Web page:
Always put your sources in alphabetical order, by last name of the first author.

 

For more information on how to cite using APA style, including how to cite other types of sources besides books and journal articles, see http://www.english.uiuc.edu/cws/wworkshop/writer_resources/citation_styles/apa/apa.htm. This website is included in Dalhousie's Plagiarism Student Resources Page (http://plagiarism.dal.ca/student/) and on the Dalhousie library websites’ “How do I…?” section, under “Cite resources in a bibliography.”

 

Another great resource is RefWorks, now available to the Dalhousie community through the library.  This software allows you to compile, edit and format your bibliography in the citation style of your choice.  See http://www.library.dal.ca/libraries/RefWorks.htm.

 

Note the 'hanging indent'--the first line of a reference starts at the left margin, but subsequent lines are indented.

 

III. Examples of the main types of sources

 

Book - basic format:

Lastname, Initials. (Year). Title of book (edition, if necessary). City, State/Province if not well-known city: Publisher.

Examples:

Single author book:

Weber, M. (1992).  The Protestant ethic and the spirit of capitalism. New York: Routledge.

 

Multiple author book, specific edition:

Mirowsky, J. & Ross, C. E. (2003). Social causes of psychological distress (2nd ed.). Hawthorne, NY: Aldine de Gruyter.

 

Edited volume (collection of articles by different authors, all in one book):

Petersen, A. & Bunton, R. (Eds.). (1997). Foucault, health and medicine. London: Routledge.


Article in an edited book - basic format:

Lastname, Initials. (Year). "Title of article." In Initials Lastname & Initials Lastname (eds.), Title of edited book (pages). City: Publisher.

Example:

Narayan, K. (1997). "How native is a ‘native’ anthropologist?” In  L. Lamphere, H. Ragoné & P. Zavella (eds.), Situated lives: Gender and culture in everyday life (pp. 23-41). New York: Routledge.

 

Journal article - basic format:

Lastname, Initials. (Year). "Title of article." Title of journal, Volume (Issue if more than one), pages.

Examples:

Abrams, P. (1988). "Notes on the difficulty of studying the state." Journal of historical sociology, 1 (1),  58-89.

Callon, M. & Law, J. (1989). "On the construction of sociotechnical networks." Knowledge and society: studies in the sociology of science past and present, 8, 57-83.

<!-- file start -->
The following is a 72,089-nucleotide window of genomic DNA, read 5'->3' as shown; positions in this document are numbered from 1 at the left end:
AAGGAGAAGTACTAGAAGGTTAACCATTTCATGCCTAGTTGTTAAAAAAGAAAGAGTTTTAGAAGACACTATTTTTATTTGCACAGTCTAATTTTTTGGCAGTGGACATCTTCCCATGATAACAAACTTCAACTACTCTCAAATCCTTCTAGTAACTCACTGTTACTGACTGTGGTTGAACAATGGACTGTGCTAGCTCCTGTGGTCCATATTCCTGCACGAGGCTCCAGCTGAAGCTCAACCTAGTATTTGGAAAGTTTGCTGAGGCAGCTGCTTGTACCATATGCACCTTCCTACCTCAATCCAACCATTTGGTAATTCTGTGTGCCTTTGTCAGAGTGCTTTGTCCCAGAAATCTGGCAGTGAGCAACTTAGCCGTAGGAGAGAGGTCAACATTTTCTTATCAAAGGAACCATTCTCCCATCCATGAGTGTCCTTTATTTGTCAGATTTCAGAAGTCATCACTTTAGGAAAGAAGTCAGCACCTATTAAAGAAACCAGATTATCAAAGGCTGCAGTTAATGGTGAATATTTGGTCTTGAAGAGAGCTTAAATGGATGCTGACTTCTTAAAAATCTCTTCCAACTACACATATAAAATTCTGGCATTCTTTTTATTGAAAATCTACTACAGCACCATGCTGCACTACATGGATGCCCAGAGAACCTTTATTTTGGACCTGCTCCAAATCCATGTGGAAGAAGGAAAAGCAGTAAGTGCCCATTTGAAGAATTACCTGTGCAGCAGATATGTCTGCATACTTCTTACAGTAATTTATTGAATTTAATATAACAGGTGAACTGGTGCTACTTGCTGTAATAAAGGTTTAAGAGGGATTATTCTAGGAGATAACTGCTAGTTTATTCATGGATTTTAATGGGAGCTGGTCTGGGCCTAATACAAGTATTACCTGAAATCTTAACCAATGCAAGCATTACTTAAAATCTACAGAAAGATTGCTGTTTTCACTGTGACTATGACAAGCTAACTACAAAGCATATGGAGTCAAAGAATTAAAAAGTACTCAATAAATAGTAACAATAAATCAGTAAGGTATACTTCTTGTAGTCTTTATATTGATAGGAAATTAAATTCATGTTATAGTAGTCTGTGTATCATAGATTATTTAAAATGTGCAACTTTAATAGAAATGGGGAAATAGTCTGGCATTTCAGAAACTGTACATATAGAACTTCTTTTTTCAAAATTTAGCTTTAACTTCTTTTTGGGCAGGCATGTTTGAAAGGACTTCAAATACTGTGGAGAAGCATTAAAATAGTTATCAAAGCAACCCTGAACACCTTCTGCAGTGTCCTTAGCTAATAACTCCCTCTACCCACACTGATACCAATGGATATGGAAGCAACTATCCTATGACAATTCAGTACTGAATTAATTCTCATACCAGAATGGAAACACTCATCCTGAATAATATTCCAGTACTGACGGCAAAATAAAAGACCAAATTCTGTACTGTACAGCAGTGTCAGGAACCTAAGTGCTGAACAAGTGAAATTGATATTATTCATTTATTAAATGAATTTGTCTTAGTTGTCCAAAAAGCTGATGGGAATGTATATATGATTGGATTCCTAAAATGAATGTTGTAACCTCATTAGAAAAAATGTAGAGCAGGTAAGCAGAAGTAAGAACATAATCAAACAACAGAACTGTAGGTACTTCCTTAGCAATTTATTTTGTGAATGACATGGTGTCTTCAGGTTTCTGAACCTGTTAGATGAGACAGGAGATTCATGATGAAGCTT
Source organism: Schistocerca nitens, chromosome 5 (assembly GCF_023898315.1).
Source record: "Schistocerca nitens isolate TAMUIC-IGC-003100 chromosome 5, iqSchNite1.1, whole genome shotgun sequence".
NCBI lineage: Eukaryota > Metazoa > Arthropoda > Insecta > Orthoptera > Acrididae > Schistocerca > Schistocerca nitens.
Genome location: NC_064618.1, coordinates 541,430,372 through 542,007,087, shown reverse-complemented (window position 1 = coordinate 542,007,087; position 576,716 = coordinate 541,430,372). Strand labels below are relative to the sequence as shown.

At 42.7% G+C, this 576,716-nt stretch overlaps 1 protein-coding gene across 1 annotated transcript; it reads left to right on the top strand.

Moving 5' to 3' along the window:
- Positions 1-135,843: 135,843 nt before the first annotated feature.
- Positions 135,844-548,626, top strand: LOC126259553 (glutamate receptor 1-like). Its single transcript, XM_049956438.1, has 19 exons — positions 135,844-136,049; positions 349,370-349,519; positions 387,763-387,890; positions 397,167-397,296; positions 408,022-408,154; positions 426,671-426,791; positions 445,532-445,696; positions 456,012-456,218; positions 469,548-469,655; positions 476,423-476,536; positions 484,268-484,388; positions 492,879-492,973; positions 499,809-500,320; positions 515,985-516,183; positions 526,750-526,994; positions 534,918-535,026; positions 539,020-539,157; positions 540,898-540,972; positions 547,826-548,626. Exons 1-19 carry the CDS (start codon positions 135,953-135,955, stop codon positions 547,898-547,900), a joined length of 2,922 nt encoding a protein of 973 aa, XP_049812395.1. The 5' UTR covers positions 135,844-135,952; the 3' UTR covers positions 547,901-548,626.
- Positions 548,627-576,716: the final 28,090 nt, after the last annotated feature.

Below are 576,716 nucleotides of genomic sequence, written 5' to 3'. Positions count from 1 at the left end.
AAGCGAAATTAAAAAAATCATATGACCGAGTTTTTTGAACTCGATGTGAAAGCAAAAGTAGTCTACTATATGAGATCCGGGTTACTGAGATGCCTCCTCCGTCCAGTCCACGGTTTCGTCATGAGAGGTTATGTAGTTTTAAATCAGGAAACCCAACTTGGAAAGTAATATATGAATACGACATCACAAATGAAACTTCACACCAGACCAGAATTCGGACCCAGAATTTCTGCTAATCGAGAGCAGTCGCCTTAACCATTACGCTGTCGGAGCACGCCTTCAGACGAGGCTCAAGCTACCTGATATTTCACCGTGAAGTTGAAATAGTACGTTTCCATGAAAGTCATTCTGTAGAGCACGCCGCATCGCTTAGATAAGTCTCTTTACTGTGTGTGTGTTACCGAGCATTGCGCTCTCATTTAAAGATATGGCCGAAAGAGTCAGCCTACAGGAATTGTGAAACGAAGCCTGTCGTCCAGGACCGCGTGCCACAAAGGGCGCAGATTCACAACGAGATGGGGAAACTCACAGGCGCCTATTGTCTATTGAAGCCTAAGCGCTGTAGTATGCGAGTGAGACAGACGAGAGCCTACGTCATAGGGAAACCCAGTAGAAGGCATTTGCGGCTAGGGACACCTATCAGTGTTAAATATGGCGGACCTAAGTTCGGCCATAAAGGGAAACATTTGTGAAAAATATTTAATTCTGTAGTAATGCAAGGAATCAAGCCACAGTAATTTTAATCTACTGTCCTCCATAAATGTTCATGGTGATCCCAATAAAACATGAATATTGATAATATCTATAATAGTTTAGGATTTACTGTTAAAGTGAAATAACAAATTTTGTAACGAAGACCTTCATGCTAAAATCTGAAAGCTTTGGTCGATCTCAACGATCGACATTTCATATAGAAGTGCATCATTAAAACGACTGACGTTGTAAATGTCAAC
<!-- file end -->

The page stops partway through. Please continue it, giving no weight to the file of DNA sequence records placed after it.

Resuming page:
Young, D. J. (1999).  Deadly play: Shifting identities on the last train to Paris. Social analysis, 43 (3), 26-39.

 

Videotape - basic format:

Lastname, Initials (Executive Producer) & Lastname, Initials (Director). (Year). Title of film [Videotape]. City: Production Company.

Example:

Nichols, M. (Producer & Director) & Brokaw, C. (Producer). (2002). Wit [Videotape]. New York: HBO Video.

 

Website - basic format:>

Lastname, Initials (year, date). Title of article. Retrieved date, from URL.

Example:

Statistics Canada. (2005, January 25). Population by selected ethnic origins, by census metropolitan areas (2001 Census).  Retrieved August 4, 2005, from http://www40.statcan.ca/01/cst01/demo27a.htm?sdi =ethnic

 

Entry in online reference database - basic format:>

Database name. (year).  Title of article.  Retrieved date, from URL.

Example:

Encyclopaedia Britannica. (2004). Social realism. Retrieved February 7, 2004, from http://www.britannica.com/eb/article?ev=70229.

 

Article in an online journal – basic format:

Last name, Initial (year).  Title of article. Title of journal. Volume (Issue).  Retrieved date, from URL.

Example:

Harrison, S. (1999). Cultural boundaries. Anthropology today, 15(5). Retrieved August 4, 2005, from http://links.jstor.org/sici?sici=0268-540X%28199910%2915%3A5%3C10%3ACB%3E2.0.CO%3B2-C.

 

Online newspaper article – basic format

Last name, Initial (year, month day).  Title of article. Name of Newspaper. Retrieved date, from URL

Example:

Scrivner, L. (2004, January 24). City of cultures, city of faith. Toronto Star. Retrieved February 7, 2004, from http://www.thestar.com.